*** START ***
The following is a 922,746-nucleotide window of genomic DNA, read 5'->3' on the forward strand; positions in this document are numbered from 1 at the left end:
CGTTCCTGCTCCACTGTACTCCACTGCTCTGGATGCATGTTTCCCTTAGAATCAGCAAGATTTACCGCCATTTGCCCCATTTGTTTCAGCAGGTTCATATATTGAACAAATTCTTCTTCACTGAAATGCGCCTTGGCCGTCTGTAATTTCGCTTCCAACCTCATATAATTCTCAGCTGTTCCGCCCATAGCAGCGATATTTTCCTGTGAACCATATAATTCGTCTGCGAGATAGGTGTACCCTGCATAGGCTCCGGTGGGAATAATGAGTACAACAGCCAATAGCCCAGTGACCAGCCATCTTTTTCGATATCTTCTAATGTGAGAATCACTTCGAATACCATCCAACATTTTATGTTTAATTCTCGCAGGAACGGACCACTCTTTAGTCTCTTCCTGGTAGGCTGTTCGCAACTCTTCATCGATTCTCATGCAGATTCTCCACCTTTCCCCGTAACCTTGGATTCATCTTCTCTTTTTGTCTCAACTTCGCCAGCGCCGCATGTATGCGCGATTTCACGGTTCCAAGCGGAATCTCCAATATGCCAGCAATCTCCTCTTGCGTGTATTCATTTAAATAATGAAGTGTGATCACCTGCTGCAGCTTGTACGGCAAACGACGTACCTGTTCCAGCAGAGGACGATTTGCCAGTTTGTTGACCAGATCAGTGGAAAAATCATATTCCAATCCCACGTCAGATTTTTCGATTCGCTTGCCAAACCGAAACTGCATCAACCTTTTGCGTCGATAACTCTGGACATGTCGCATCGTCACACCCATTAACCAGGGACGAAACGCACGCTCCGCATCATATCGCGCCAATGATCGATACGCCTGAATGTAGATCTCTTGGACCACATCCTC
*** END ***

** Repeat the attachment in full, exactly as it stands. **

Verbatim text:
The following is a 922,746-nucleotide window of genomic DNA, read 5'->3' on the forward strand; positions in this document are numbered from 1 at the left end:
CGTTCCTGCTCCACTGTACTCCACTGCTCTGGATGCATGTTTCCCTTAGAATCAGCAAGATTTACCGCCATTTGCCCCATTTGTTTCAGCAGGTTCATATATTGAACAAATTCTTCTTCACTGAAATGCGCCTTGGCCGTCTGTAATTTCGCTTCCAACCTCATATAATTCTCAGCTGTTCCGCCCATAGCAGCGATATTTTCCTGTGAACCATATAATTCGTCTGCGAGATAGGTGTACCCTGCATAGGCTCCGGTGGGAATAATGAGTACAACAGCCAATAGCCCAGTGACCAGCCATCTTTTTCGATATCTTCTAATGTGAGAATCACTTCGAATACCATCCAACATTTTATGTTTAATTCTCGCAGGAACGGACCACTCTTTAGTCTCTTCCTGGTAGGCTGTTCGCAACTCTTCATCGATTCTCATGCAGATTCTCCACCTTTCCCCGTAACCTTGGATTCATCTTCTCTTTTTGTCTCAACTTCGCCAGCGCCGCATGTATGCGCGATTTCACGGTTCCAAGCGGAATCTCCAATATGCCAGCAATCTCCTCTTGCGTGTATTCATTTAAATAATGAAGTGTGATCACCTGCTGCAGCTTGTACGGCAAACGACGTACCTGTTCCAGCAGAGGACGATTTGCCAGTTTGTTGACCAGATCAGTGGAAAAATCATATTCCAATCCCACGTCAGATTTTTCGATTCGCTTGCCAAACCGAAACTGCATCAACCTTTTGCGTCGATAACTCTGGACATGTCGCATCGTCACACCCATTAACCAGGGACGAAACGCACGCTCCGCATCATATCGCGCCAATGATCGATACGCCTGAATGTAGATCTCTTGGACCACATCCTC